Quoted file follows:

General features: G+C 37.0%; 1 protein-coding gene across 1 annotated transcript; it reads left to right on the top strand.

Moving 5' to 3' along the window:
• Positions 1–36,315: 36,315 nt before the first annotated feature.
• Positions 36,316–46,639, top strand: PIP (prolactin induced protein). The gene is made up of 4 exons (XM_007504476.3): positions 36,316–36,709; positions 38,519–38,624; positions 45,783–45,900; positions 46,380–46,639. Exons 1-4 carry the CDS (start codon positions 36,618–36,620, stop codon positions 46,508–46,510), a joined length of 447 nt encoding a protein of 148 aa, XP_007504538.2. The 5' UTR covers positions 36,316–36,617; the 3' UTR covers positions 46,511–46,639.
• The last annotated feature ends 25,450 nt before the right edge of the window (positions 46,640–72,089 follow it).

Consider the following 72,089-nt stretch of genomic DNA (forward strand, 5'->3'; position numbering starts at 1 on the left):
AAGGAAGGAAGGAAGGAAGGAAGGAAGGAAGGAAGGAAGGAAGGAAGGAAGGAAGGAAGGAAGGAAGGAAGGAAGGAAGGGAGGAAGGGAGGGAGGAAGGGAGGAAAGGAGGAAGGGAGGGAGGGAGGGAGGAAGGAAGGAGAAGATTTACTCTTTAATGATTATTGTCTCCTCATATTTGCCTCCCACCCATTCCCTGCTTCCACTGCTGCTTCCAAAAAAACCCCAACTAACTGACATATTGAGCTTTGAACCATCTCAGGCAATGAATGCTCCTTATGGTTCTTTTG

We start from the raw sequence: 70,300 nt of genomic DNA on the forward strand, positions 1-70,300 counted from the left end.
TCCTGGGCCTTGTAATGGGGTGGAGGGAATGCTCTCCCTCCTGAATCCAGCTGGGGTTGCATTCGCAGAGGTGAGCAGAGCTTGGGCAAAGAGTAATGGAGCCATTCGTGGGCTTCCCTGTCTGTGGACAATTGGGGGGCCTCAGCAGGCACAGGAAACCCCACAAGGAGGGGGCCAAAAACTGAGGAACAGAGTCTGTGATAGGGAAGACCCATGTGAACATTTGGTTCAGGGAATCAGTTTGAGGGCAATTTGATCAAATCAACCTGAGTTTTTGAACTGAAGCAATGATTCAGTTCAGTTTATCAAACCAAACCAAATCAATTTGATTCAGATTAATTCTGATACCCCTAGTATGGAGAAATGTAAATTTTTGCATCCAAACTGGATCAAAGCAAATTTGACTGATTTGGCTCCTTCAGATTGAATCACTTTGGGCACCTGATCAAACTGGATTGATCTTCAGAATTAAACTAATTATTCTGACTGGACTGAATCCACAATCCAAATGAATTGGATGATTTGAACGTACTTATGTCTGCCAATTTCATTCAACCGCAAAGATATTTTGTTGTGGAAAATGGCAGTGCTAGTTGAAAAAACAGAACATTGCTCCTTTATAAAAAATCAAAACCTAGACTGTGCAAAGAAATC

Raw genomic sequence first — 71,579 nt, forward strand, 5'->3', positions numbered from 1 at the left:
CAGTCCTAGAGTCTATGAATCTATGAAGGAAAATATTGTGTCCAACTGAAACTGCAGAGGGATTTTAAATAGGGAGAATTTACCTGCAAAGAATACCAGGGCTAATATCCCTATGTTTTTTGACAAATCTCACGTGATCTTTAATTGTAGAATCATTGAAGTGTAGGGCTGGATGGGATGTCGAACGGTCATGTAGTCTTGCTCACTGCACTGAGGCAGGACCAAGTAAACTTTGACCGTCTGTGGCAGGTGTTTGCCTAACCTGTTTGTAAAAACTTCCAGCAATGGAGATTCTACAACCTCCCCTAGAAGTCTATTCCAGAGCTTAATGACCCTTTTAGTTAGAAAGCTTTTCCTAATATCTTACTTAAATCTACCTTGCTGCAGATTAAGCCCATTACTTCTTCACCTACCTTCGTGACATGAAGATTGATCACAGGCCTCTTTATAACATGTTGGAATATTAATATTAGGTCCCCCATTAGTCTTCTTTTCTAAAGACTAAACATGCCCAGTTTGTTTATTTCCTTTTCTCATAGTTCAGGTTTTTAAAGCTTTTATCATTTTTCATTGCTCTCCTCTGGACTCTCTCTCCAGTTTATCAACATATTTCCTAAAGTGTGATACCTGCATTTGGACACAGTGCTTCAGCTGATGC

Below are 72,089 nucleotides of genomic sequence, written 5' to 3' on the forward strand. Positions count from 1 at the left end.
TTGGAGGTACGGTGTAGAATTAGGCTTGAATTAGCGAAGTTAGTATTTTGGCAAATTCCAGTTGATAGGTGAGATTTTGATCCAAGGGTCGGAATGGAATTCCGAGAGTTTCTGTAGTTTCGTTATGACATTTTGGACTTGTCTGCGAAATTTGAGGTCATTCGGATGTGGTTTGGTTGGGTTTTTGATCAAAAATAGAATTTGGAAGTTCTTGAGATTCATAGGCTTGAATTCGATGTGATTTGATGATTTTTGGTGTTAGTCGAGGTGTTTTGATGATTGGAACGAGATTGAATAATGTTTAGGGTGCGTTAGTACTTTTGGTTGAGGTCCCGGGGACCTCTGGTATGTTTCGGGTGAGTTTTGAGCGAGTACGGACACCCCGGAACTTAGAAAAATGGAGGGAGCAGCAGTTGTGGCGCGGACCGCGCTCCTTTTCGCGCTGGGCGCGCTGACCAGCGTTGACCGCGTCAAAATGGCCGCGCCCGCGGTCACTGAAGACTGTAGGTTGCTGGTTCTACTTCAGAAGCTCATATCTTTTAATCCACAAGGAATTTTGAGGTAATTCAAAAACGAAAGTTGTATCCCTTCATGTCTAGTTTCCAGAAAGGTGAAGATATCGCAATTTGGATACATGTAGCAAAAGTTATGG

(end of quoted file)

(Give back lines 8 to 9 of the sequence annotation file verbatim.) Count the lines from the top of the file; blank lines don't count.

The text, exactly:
We start from the raw sequence: 70,300 nt of genomic DNA on the forward strand, positions 1-70,300 counted from the left end.
TCCTGGGCCTTGTAATGGGGTGGAGGGAATGCTCTCCCTCCTGAATCCAGCTGGGGTTGCATTCGCAGAGGTGAGCAGAGCTTGGGCAAAGAGTAATGGAGCCATTCGTGGGCTTCCCTGTCTGTGGACAATTGGGGGGCCTCAGCAGGCACAGGAAACCCCACAAGGAGGGGGCCAAAAACTGAGGAACAGAGTCTGTGATAGGGAAGACCCATGTGAACATTTGGTTCAGGGAATCAGTTTGAGGGCAATTTGATCAAATCAACCTGAGTTTTTGAACTGAAGCAATGATTCAGTTCAGTTTATCAAACCAAACCAAATCAATTTGATTCAGATTAATTCTGATACCCCTAGTATGGAGAAATGTAAATTTTTGCATCCAAACTGGATCAAAGCAAATTTGACTGATTTGGCTCCTTCAGATTGAATCACTTTGGGCACCTGATCAAACTGGATTGATCTTCAGAATTAAACTAATTATTCTGACTGGACTGAATCCACAATCCAAATGAATTGGATGATTTGAACGTACTTATGTCTGCCAATTTCATTCAACCGCAAAGATATTTTGTTGTGGAAAATGGCAGTGCTAGTTGAAAAAACAGAACATTGCTCCTTTATAAAAAATCAAAACCTAGACTGTGCAAAGAAATC